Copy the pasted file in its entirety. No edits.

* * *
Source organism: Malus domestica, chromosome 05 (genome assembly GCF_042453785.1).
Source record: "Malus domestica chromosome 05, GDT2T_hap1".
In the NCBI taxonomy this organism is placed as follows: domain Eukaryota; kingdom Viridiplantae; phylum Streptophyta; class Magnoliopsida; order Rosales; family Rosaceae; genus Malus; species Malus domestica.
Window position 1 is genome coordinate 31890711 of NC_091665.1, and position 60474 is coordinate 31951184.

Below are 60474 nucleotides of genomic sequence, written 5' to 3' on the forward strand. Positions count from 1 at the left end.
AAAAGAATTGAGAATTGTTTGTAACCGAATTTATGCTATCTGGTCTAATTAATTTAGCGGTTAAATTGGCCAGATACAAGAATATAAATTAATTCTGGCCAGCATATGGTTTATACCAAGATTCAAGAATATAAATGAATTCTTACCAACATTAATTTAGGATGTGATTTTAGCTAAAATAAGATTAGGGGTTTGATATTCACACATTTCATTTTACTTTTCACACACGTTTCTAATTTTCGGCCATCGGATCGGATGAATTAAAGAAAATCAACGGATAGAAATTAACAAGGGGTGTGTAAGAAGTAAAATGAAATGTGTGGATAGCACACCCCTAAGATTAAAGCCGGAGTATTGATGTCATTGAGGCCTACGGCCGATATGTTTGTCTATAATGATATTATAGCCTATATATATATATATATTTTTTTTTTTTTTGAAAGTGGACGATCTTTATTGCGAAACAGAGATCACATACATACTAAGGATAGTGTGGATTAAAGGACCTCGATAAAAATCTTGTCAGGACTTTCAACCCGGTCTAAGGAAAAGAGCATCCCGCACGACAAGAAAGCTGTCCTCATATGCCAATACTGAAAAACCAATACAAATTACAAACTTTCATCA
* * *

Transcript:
Source organism: Malus domestica, chromosome 05 (genome assembly GCF_042453785.1).
Source record: "Malus domestica chromosome 05, GDT2T_hap1".
In the NCBI taxonomy this organism is placed as follows: domain Eukaryota; kingdom Viridiplantae; phylum Streptophyta; class Magnoliopsida; order Rosales; family Rosaceae; genus Malus; species Malus domestica.
Window position 1 is genome coordinate 31890711 of NC_091665.1, and position 60474 is coordinate 31951184.

Below are 60474 nucleotides of genomic sequence, written 5' to 3' on the forward strand. Positions count from 1 at the left end.
AAAAGAATTGAGAATTGTTTGTAACCGAATTTATGCTATCTGGTCTAATTAATTTAGCGGTTAAATTGGCCAGATACAAGAATATAAATTAATTCTGGCCAGCATATGGTTTATACCAAGATTCAAGAATATAAATGAATTCTTACCAACATTAATTTAGGATGTGATTTTAGCTAAAATAAGATTAGGGGTTTGATATTCACACATTTCATTTTACTTTTCACACACGTTTCTAATTTTCGGCCATCGGATCGGATGAATTAAAGAAAATCAACGGATAGAAATTAACAAGGGGTGTGTAAGAAGTAAAATGAAATGTGTGGATAGCACACCCCTAAGATTAAAGCCGGAGTATTGATGTCATTGAGGCCTACGGCCGATATGTTTGTCTATAATGATATTATAGCCTATATATATATATATATTTTTTTTTTTTTTGAAAGTGGACGATCTTTATTGCGAAACAGAGATCACATACATACTAAGGATAGTGTGGATTAAAGGACCTCGATAAAAATCTTGTCAGGACTTTCAACCCGGTCTAAGGAAAAGAGCATCCCGCACGACAAGAAAGCTGTCCTCATATGCCAATACTGAAAAACCAATACAAATTACAAACTTTCATCA